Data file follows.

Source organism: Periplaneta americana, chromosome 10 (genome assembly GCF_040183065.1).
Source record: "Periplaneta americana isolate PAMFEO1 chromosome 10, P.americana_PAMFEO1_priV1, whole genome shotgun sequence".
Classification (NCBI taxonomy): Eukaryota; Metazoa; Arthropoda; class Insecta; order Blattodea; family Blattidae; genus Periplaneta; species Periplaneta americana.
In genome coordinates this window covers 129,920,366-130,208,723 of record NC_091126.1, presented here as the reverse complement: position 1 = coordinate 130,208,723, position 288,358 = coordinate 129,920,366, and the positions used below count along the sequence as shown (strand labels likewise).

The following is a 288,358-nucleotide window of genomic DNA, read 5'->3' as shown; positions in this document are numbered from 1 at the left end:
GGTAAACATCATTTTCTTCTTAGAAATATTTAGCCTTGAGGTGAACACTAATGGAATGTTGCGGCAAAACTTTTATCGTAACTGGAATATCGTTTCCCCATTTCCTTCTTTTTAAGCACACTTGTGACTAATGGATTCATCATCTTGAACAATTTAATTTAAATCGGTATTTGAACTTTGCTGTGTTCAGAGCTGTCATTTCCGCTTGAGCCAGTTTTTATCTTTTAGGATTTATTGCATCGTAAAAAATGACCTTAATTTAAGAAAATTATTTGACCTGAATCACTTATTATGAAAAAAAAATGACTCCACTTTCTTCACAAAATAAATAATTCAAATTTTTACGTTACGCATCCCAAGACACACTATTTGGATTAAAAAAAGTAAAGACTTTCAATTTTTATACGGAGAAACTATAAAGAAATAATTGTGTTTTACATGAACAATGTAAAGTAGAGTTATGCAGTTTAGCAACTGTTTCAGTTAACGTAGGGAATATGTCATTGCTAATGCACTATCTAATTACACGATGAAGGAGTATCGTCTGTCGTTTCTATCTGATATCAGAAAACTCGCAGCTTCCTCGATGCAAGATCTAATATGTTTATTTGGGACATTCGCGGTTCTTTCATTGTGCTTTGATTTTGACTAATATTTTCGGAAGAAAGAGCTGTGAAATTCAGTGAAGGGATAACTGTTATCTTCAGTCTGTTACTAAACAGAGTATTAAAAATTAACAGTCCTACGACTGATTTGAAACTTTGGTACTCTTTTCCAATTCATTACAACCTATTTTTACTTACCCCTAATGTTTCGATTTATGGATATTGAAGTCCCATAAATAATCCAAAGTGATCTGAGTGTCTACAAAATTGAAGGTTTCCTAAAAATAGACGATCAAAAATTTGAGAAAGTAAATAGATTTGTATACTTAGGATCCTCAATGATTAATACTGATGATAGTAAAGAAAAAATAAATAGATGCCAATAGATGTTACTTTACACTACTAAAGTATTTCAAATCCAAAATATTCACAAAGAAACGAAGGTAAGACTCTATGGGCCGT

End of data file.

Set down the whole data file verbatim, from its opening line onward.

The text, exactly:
Source organism: Periplaneta americana, chromosome 10 (genome assembly GCF_040183065.1).
Source record: "Periplaneta americana isolate PAMFEO1 chromosome 10, P.americana_PAMFEO1_priV1, whole genome shotgun sequence".
Classification (NCBI taxonomy): Eukaryota; Metazoa; Arthropoda; class Insecta; order Blattodea; family Blattidae; genus Periplaneta; species Periplaneta americana.
In genome coordinates this window covers 129,920,366-130,208,723 of record NC_091126.1, presented here as the reverse complement: position 1 = coordinate 130,208,723, position 288,358 = coordinate 129,920,366, and the positions used below count along the sequence as shown (strand labels likewise).

The following is a 288,358-nucleotide window of genomic DNA, read 5'->3' as shown; positions in this document are numbered from 1 at the left end:
GGTAAACATCATTTTCTTCTTAGAAATATTTAGCCTTGAGGTGAACACTAATGGAATGTTGCGGCAAAACTTTTATCGTAACTGGAATATCGTTTCCCCATTTCCTTCTTTTTAAGCACACTTGTGACTAATGGATTCATCATCTTGAACAATTTAATTTAAATCGGTATTTGAACTTTGCTGTGTTCAGAGCTGTCATTTCCGCTTGAGCCAGTTTTTATCTTTTAGGATTTATTGCATCGTAAAAAATGACCTTAATTTAAGAAAATTATTTGACCTGAATCACTTATTATGAAAAAAAAATGACTCCACTTTCTTCACAAAATAAATAATTCAAATTTTTACGTTACGCATCCCAAGACACACTATTTGGATTAAAAAAAGTAAAGACTTTCAATTTTTATACGGAGAAACTATAAAGAAATAATTGTGTTTTACATGAACAATGTAAAGTAGAGTTATGCAGTTTAGCAACTGTTTCAGTTAACGTAGGGAATATGTCATTGCTAATGCACTATCTAATTACACGATGAAGGAGTATCGTCTGTCGTTTCTATCTGATATCAGAAAACTCGCAGCTTCCTCGATGCAAGATCTAATATGTTTATTTGGGACATTCGCGGTTCTTTCATTGTGCTTTGATTTTGACTAATATTTTCGGAAGAAAGAGCTGTGAAATTCAGTGAAGGGATAACTGTTATCTTCAGTCTGTTACTAAACAGAGTATTAAAAATTAACAGTCCTACGACTGATTTGAAACTTTGGTACTCTTTTCCAATTCATTACAACCTATTTTTACTTACCCCTAATGTTTCGATTTATGGATATTGAAGTCCCATAAATAATCCAAAGTGATCTGAGTGTCTACAAAATTGAAGGTTTCCTAAAAATAGACGATCAAAAATTTGAGAAAGTAAATAGATTTGTATACTTAGGATCCTCAATGATTAATACTGATGATAGTAAAGAAAAAATAAATAGATGCCAATAGATGTTACTTTACACTACTAAAGTATTTCAAATCCAAAATATTCACAAAGAAACGAAGGTAAGACTCTATGGGCCGT